La Liga President Javier Tebas has taken yet another shot at Manchester City and Paris Saint-Germain, saying they are "state-run ... playthings" who are damaging European football and "ruining the entire system."
Per Goal, Tebas spoke at the Financial Times' Business of Football summit and used the opportunity to continue his vendetta against the two clubs:
"The problem with PSG and City is they're state-run clubs: one off petrol money, one off gas. The damage happening on Euro football is massive because they are inflating the market so clubs have to pay ridiculous sums to keep their players.
"There are clubs who could not care less what their real incomes are when they want to sign a player because they receive incomes from a state. It forces other clubs into an economic situation which is really living on the edge. It skews the balance of the entire European football structure.
"This is no longer sport. This is no longer an industry. It becomes more like a toy, the plaything of a state. And when it's a plaything, kids start playing with other kids. You end up ruining the entire system."
Tebas has been a vocal opponent of the two clubs for years. In 2017, City threatened legal action against the La Liga boss after he compared their and PSG's transfer spending to "peeing in the swimming pool," per Stuart Brennan of the Manchester Evening News. The French league also weren't happy, per Goal's Robin Bairner:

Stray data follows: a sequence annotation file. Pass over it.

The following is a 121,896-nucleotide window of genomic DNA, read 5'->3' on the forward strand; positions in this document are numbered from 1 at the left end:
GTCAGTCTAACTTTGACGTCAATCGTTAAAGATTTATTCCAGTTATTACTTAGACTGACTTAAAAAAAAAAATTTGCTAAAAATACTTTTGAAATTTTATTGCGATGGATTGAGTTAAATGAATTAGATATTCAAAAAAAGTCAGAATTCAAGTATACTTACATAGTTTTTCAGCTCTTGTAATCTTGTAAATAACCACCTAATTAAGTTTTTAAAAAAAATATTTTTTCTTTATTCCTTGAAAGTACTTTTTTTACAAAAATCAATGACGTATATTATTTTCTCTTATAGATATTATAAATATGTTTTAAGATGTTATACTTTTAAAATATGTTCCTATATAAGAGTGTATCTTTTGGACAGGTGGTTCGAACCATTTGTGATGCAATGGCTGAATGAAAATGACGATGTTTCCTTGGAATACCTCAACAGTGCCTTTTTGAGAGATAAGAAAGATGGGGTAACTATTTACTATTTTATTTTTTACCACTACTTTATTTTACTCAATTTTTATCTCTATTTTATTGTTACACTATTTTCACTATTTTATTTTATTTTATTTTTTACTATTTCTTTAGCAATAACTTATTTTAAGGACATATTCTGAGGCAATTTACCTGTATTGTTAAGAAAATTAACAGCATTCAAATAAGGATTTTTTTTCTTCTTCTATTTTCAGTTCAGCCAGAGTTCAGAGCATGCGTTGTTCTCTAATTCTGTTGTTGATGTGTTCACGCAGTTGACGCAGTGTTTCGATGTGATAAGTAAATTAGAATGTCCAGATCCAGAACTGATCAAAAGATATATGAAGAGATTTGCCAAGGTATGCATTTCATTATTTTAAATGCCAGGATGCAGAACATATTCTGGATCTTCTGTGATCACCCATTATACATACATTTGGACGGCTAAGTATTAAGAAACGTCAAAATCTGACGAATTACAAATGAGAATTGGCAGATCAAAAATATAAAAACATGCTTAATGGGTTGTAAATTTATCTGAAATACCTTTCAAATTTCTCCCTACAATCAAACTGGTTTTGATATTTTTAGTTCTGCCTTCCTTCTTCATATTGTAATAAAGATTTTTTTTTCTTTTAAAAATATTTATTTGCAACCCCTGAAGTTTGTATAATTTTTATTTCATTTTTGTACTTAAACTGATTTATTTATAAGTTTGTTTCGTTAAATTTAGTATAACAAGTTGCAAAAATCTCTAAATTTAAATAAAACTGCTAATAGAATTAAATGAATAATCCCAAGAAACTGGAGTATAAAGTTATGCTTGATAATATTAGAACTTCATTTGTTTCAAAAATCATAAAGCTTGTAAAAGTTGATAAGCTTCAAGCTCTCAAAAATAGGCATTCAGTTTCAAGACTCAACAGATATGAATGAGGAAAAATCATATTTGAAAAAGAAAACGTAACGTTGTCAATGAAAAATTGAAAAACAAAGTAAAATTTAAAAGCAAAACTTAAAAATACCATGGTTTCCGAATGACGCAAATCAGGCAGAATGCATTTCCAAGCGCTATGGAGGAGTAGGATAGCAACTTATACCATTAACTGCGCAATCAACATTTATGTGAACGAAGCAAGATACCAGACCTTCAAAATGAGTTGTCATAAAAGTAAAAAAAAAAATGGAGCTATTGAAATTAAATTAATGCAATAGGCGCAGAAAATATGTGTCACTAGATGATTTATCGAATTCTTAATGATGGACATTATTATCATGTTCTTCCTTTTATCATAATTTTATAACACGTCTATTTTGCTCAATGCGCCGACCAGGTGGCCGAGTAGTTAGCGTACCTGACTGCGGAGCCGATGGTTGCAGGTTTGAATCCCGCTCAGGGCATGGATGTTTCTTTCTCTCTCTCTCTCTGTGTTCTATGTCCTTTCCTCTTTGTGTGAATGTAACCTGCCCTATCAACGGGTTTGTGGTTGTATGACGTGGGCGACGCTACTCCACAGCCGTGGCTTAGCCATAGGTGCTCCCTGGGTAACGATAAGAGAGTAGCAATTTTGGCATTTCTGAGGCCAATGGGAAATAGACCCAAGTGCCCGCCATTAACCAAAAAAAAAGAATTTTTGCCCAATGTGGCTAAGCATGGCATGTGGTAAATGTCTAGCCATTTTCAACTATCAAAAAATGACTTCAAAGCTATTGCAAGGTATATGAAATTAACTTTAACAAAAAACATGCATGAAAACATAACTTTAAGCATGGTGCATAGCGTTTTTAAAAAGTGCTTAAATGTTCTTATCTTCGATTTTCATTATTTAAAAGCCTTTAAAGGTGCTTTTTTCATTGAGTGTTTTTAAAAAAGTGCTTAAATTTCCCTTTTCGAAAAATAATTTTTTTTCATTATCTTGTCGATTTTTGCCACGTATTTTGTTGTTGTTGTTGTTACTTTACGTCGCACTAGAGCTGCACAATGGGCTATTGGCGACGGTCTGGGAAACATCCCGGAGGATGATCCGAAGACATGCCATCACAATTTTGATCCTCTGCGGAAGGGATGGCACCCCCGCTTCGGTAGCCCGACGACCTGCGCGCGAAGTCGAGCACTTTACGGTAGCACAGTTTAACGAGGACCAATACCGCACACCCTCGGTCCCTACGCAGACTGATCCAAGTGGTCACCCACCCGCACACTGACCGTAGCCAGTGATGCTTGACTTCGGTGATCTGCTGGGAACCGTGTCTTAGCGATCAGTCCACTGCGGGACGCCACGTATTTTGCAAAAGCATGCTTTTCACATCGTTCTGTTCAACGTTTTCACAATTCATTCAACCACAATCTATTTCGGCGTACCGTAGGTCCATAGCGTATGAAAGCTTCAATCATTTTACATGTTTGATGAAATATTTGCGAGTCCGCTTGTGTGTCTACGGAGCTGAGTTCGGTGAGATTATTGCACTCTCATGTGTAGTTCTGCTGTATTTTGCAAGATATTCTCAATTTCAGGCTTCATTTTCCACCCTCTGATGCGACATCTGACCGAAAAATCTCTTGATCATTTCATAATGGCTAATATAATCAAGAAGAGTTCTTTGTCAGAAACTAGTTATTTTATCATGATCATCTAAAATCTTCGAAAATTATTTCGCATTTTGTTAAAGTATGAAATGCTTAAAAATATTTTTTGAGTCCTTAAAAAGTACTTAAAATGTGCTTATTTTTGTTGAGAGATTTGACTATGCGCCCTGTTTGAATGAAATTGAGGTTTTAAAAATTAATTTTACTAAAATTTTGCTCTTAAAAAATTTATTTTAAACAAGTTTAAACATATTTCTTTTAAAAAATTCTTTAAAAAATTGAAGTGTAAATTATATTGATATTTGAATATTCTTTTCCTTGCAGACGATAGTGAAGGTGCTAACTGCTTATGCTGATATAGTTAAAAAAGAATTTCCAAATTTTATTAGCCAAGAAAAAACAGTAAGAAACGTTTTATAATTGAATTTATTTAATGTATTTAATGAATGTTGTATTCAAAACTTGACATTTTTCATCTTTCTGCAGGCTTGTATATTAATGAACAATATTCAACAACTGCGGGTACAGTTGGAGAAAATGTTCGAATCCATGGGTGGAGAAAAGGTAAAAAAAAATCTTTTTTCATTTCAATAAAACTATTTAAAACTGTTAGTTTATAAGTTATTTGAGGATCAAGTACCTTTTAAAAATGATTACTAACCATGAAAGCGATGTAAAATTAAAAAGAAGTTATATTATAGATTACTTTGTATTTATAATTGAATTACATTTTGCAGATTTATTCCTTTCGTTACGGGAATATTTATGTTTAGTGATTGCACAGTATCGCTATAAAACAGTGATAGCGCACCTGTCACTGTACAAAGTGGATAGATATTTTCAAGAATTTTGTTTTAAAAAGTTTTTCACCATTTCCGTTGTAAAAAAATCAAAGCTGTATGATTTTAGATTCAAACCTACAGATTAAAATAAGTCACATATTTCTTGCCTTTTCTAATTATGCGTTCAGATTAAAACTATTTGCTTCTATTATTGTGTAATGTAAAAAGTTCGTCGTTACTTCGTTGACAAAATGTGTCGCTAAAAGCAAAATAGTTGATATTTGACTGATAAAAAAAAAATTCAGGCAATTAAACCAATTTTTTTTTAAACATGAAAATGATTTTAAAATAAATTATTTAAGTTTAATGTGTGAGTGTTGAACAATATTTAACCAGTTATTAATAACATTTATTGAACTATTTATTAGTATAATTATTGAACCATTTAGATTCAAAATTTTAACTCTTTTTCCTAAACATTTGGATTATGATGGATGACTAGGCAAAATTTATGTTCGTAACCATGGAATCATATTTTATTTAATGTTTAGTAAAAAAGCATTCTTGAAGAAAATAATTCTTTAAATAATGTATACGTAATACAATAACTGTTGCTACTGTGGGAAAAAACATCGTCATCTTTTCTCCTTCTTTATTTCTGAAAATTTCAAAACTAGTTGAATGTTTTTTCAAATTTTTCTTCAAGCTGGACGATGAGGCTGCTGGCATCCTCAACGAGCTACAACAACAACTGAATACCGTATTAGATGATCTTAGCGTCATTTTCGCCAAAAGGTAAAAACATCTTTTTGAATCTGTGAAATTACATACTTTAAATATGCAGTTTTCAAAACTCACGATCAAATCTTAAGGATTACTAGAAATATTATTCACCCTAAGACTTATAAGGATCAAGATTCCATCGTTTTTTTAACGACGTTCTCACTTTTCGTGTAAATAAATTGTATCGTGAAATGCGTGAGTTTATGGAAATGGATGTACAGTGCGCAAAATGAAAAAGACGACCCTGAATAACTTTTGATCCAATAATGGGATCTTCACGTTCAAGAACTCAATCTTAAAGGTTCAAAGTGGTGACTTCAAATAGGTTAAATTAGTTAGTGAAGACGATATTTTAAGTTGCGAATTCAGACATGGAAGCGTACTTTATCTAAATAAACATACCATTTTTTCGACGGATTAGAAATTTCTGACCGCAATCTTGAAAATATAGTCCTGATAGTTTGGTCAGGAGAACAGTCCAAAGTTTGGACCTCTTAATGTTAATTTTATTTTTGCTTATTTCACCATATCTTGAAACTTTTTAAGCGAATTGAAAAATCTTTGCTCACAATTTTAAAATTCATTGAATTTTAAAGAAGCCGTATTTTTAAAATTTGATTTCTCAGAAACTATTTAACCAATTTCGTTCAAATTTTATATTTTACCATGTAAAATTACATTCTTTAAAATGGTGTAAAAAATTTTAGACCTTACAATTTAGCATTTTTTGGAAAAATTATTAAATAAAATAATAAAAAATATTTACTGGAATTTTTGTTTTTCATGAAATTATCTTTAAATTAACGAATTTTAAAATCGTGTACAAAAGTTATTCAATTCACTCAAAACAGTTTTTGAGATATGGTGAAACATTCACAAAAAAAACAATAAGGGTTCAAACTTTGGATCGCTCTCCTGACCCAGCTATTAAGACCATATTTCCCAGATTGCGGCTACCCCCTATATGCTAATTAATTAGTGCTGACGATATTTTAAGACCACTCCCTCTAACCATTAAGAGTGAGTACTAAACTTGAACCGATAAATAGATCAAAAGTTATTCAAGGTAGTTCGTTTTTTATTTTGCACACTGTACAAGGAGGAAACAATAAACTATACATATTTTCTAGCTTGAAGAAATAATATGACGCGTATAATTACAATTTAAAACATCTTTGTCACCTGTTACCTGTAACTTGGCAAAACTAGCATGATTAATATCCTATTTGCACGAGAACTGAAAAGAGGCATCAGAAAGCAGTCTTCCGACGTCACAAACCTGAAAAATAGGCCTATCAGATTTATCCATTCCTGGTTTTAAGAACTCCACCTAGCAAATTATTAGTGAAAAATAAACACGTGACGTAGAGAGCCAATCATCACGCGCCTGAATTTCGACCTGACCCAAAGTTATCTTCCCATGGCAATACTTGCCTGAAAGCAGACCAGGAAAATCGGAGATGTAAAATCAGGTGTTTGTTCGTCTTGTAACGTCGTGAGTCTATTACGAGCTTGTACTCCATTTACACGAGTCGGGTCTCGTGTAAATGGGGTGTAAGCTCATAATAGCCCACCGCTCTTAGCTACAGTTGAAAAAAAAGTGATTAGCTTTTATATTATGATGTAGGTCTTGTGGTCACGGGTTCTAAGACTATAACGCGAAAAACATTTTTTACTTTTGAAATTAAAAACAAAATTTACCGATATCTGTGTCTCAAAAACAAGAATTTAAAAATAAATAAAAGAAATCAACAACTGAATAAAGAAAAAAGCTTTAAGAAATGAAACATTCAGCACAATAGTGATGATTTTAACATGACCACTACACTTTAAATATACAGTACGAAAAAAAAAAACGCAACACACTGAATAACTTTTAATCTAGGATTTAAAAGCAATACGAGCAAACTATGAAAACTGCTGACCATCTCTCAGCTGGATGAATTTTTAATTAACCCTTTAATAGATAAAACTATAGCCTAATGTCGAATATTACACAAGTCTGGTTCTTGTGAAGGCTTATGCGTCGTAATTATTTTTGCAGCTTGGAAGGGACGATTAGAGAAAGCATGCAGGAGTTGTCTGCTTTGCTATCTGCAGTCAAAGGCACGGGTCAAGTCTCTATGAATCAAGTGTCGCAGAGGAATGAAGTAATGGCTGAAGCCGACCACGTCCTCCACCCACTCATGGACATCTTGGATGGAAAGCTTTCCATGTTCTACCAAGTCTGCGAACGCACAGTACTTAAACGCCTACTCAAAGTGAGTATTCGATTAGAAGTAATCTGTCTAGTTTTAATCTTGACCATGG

In 2018, he again hit out at the two in an interview with L'Equipe (h/t Goal's Chris Burton), accusing them of cheating and "financial doping." He also said any club found guilty of breaching financial fair play regulations should be banned from playing in Europe.
Inter Milan have taken legal action against Tebas in the past for similar comments he made regarding them, when he said they were using "tricks" to land Real Madrid star Luka Modric, per Football Italia.
Per Sport Witness, Tebas has been accused of sour grapes over Neymar's move from Barcelona to PSG. Sid Lowe of The Guardian reported he even rejected PSG's deposit of the Brazilian's buy-out clause, breaking FIFA regulations.
In an interview with L'Equipe (h/t Sport Witness), he also denied accusations of favouritism toward the biggest La Liga clubs, Real Madrid and the Catalans.
The issue of FFP has become a hotly debated topic following City's Premier League title win and a subsequent report from the New York Times' Tariq Panja. UEFA investigators are said to have recommended the team be banned from the Champions League for breaking the rules.
City have stated the accusations are "entirely false," and investigators have been handed "comprehensive proof" of their innocence.